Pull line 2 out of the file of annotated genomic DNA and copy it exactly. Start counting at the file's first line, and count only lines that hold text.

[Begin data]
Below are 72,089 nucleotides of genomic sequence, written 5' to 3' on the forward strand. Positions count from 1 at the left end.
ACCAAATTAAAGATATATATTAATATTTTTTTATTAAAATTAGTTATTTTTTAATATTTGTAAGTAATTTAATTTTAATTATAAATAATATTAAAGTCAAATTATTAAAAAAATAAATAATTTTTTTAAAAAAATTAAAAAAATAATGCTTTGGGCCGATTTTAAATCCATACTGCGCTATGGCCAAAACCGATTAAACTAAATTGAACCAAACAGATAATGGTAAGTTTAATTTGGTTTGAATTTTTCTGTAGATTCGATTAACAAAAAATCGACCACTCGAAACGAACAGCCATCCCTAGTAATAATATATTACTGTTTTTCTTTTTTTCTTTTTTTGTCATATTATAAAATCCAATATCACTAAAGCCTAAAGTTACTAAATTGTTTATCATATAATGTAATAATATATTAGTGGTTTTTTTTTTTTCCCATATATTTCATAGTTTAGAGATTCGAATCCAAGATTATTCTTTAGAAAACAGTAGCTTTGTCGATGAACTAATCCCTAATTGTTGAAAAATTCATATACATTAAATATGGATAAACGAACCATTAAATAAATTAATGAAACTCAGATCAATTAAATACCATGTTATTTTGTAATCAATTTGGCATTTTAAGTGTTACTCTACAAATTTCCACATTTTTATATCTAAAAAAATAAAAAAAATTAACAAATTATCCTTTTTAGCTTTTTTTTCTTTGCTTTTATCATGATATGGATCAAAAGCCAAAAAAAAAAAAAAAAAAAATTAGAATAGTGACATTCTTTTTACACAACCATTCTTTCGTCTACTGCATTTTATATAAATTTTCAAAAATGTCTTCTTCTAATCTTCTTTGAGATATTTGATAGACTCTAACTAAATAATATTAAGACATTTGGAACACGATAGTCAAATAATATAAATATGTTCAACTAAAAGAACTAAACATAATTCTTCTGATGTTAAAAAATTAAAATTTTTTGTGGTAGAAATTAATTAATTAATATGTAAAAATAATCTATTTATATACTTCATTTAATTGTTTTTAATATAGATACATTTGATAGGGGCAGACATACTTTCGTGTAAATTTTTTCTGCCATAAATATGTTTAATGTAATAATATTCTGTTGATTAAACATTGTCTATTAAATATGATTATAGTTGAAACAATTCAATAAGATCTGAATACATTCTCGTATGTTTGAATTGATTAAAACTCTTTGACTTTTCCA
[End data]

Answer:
ACCAAATTAAAGATATATATTAATATTTTTTTATTAAAATTAGTTATTTTTTAATATTTGTAAGTAATTTAATTTTAATTATAAATAATATTAAAGTCAAATTATTAAAAAAATAAATAATTTTTTTAAAAAAATTAAAAAAATAATGCTTTGGGCCGATTTTAAATCCATACTGCGCTATGGCCAAAACCGATTAAACTAAATTGAACCAAACAGATAATGGTAAGTTTAATTTGGTTTGAATTTTTCTGTAGATTCGATTAACAAAAAATCGACCACTCGAAACGAACAGCCATCCCTAGTAATAATATATTACTGTTTTTCTTTTTTTCTTTTTTTGTCATATTATAAAATCCAATATCACTAAAGCCTAAAGTTACTAAATTGTTTATCATATAATGTAATAATATATTAGTGGTTTTTTTTTTTTCCCATATATTTCATAGTTTAGAGATTCGAATCCAAGATTATTCTTTAGAAAACAGTAGCTTTGTCGATGAACTAATCCCTAATTGTTGAAAAATTCATATACATTAAATATGGATAAACGAACCATTAAATAAATTAATGAAACTCAGATCAATTAAATACCATGTTATTTTGTAATCAATTTGGCATTTTAAGTGTTACTCTACAAATTTCCACATTTTTATATCTAAAAAAATAAAAAAAATTAACAAATTATCCTTTTTAGCTTTTTTTTCTTTGCTTTTATCATGATATGGATCAAAAGCCAAAAAAAAAAAAAAAAAAAATTAGAATAGTGACATTCTTTTTACACAACCATTCTTTCGTCTACTGCATTTTATATAAATTTTCAAAAATGTCTTCTTCTAATCTTCTTTGAGATATTTGATAGACTCTAACTAAATAATATTAAGACATTTGGAACACGATAGTCAAATAATATAAATATGTTCAACTAAAAGAACTAAACATAATTCTTCTGATGTTAAAAAATTAAAATTTTTTGTGGTAGAAATTAATTAATTAATATGTAAAAATAATCTATTTATATACTTCATTTAATTGTTTTTAATATAGATACATTTGATAGGGGCAGACATACTTTCGTGTAAATTTTTTCTGCCATAAATATGTTTAATGTAATAATATTCTGTTGATTAAACATTGTCTATTAAATATGATTATAGTTGAAACAATTCAATAAGATCTGAATACATTCTCGTATGTTTGAATTGATTAAAACTCTTTGACTTTTCCA